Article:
AusPATH and PATHA Welcome RACP Advice to Australian Minister Greg Hunt

The Australian Professional Association for Trans Health (AusPATH), established in 2009 as the Australian and New Zealand Professional Association for Transgender Health, is Australia’s peak body for professionals involved in the health, rights and wellbeing of trans people, including those who are gender diverse and non-binary (TGDNB). The AusPATH membership comprises approximately 300 experienced professionals working across Australia.

The Professional Association for Transgender Health Aotearoa (PATHA) is an interdisciplinary professional organisation working to promote the health, wellbeing and rights of transgender people in Aotearoa New Zealand. PATHA’s membership includes over 70 professionals who have experience working for transgender health in clinical, academic, community, legal and other settings.

AusPATH and PATHA welcome the Royal Australasian College of Physicians (RACP) advice to Minister Greg Hunt, Federal Minister for Health, regarding the care and treatment of TGDNB children and adolescents, including those seeking medical intervention. This advice is based on the available scientific evidence and the expertise of those with relevant clinical experience across sub-speciality areas of medicine and bioethics.

AusPATH and PATHA agree with the RACP that ensuring children and adolescents who are trans, including those who are gender diverse and non-binary “can access appropriate care and treatment regardless of where they live, should be a national priority”, and that “withholding or limiting access to care and treatment would be unethical and would have serious impacts on the health and wellbeing of young people.”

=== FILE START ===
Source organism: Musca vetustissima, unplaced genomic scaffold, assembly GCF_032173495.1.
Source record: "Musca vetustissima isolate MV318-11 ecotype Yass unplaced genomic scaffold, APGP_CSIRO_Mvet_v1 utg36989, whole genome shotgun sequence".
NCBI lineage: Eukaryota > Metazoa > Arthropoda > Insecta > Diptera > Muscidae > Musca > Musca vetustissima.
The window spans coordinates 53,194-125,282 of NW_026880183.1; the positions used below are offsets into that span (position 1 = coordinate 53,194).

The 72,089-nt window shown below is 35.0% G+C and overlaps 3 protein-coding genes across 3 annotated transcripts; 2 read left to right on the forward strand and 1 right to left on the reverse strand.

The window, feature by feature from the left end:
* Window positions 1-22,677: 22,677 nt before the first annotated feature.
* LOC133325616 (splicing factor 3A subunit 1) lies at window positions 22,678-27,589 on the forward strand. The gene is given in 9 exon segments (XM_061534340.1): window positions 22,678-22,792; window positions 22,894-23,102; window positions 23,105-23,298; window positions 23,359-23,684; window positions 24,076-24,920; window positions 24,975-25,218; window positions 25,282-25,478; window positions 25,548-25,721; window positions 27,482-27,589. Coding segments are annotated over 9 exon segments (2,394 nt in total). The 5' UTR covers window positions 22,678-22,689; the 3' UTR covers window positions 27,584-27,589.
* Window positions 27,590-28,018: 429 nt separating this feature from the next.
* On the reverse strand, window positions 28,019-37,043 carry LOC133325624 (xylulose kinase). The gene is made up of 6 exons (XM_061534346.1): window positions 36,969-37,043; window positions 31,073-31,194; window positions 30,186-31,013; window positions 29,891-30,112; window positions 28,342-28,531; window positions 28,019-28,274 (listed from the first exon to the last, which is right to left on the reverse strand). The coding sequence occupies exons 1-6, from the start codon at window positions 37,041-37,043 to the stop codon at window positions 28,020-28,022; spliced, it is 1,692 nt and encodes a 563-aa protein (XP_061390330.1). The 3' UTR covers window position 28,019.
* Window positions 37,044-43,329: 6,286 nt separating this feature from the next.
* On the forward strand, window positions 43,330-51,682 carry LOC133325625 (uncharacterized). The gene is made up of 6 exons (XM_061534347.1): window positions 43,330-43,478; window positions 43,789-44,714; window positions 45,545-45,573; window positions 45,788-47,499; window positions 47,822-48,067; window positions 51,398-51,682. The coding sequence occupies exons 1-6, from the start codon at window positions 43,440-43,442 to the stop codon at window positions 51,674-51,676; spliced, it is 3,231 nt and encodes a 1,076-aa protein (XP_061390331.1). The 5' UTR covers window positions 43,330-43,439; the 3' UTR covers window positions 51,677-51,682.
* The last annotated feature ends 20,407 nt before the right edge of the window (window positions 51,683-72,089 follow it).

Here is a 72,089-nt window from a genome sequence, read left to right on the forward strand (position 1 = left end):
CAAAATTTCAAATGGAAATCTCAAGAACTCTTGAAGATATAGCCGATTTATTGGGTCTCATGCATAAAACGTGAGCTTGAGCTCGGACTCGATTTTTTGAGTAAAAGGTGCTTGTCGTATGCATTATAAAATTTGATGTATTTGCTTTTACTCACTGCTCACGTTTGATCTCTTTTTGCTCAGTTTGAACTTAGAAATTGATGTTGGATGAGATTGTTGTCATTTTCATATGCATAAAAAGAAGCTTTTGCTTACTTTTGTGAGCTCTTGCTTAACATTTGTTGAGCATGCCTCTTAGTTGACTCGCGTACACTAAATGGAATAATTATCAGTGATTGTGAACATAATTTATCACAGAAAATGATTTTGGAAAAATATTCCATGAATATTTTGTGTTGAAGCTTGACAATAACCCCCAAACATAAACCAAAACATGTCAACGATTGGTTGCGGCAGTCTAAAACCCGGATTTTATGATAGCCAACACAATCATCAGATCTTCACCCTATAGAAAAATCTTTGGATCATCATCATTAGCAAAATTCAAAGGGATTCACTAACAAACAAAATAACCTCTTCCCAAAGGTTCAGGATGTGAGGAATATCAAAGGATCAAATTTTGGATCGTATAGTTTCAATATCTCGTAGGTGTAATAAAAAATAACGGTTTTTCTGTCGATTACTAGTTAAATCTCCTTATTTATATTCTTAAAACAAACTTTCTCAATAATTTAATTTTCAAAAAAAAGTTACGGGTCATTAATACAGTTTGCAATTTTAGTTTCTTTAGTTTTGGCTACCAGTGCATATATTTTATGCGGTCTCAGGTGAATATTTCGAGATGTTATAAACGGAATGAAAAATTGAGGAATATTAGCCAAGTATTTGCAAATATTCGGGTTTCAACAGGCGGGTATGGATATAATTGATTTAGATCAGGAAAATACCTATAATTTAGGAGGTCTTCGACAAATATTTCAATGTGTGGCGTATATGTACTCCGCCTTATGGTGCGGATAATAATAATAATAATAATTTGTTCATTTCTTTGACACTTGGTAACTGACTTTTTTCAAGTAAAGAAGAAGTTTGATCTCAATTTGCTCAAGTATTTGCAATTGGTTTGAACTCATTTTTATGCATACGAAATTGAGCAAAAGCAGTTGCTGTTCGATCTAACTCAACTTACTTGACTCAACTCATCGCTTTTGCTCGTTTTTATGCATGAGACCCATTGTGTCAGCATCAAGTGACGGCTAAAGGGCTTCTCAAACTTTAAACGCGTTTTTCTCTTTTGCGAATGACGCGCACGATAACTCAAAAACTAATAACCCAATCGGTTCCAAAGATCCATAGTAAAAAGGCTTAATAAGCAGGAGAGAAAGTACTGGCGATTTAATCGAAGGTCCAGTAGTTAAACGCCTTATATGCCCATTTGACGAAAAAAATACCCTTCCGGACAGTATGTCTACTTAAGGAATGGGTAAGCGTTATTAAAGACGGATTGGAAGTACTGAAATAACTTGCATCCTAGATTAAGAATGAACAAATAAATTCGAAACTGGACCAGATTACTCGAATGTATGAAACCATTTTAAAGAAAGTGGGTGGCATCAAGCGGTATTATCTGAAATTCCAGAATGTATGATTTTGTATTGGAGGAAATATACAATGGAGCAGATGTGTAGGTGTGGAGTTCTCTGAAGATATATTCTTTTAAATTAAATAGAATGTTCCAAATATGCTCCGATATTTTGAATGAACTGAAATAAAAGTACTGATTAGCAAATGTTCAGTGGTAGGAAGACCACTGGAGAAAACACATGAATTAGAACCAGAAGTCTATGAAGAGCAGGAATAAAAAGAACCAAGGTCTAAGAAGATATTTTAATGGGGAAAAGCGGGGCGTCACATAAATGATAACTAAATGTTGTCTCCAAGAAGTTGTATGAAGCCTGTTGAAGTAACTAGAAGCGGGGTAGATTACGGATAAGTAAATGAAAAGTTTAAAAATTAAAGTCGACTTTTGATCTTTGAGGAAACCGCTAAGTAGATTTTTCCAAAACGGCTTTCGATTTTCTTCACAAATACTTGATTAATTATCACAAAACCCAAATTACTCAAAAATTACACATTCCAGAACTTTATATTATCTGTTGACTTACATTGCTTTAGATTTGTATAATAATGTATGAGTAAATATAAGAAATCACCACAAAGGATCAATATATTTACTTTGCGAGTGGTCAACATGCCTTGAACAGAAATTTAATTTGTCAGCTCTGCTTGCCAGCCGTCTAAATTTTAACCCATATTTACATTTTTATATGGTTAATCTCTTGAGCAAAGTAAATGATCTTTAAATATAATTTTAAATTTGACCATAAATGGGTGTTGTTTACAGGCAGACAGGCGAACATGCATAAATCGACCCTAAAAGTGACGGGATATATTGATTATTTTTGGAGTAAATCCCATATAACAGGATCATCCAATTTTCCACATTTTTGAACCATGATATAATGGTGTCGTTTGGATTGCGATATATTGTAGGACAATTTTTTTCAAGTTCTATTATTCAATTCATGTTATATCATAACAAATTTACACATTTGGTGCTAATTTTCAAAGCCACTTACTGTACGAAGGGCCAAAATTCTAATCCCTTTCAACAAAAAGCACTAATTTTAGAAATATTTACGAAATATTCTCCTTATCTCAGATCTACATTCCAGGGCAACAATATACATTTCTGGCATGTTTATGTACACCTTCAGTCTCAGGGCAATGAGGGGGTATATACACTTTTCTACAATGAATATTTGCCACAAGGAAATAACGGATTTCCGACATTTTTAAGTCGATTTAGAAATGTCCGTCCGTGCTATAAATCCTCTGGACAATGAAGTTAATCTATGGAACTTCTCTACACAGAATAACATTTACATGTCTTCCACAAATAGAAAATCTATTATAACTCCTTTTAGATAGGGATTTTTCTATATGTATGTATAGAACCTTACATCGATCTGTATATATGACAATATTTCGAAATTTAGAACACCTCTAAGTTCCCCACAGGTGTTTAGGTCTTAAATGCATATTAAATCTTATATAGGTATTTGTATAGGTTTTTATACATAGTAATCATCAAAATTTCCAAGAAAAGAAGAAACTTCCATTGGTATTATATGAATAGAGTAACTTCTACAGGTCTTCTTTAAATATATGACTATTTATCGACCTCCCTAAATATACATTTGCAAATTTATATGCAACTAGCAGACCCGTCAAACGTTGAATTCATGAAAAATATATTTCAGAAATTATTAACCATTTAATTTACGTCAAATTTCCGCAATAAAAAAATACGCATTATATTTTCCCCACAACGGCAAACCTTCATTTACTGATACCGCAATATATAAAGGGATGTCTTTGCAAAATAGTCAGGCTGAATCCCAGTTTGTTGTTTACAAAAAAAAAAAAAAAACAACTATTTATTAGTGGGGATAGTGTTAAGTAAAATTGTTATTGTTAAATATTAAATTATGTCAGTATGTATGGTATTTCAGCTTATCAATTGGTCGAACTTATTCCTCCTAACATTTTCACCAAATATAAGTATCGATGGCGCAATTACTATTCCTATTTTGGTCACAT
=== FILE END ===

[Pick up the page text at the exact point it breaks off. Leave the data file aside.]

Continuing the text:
As stated by the RACP, clinical care needs to be “non-judgemental, supportive and welcoming for children, adolescents and their families”.

AusPATH and PATHA also support the RACP recommendation that the Australian Government provide funding for research, especially in relation to the long-term health and wellbeing outcomes for trans, including gender diverse and non-binary, young people. Increased investment in research and expansion of the knowledge base, for young people and adults, will be vital in improving the current and disturbing high rates of depression, anxiety, suicide attempts and suicide amongst this cohort.

Improving outcomes can only be achieved by reducing the stigma, discrimination, bullying and harassment that trans people, including those who are gender diverse and non-binary, are subjected to on a daily basis. Negative, hateful media campaigns aimed at invalidating the experiences and strength of this community, and those who provide care for them, is reprehensible, harmful and must stop.

There is much work for us to do to improve the lives of all trans people in Australia and Aotearoa New Zealand. Both AusPATH and PATHA look forward to assisting the clinicians, researchers, educators and advocates across our two countries to continue the provision of high quality, patient-centred, human rights-focused and comprehensive gender affirming care and treatment.

Further reading:

Royal Australasian College of Physicians’ Statement

Royal Australasian College of Physician’s Letter to Minister Hunt

Royal Children’s Hospital, Melbourne Statement

Australian Standards of Care and Treatment Guidelines for Trans and Gender Diverse Children and Adolescents 

AusPATH Position Statement on the Hormonal Management of Adult Transgender and Gender Diverse Individuals

Guidelines for gender affirming healthcare for gender diverse and transgender children, young people and adults in Aotearoa New Zealand

The AusPATH Board of Directors                            

6 March 2020

PATHA Executive Committee

11 March 2020

Also published by PATHA on 12 March 2020 HERE.

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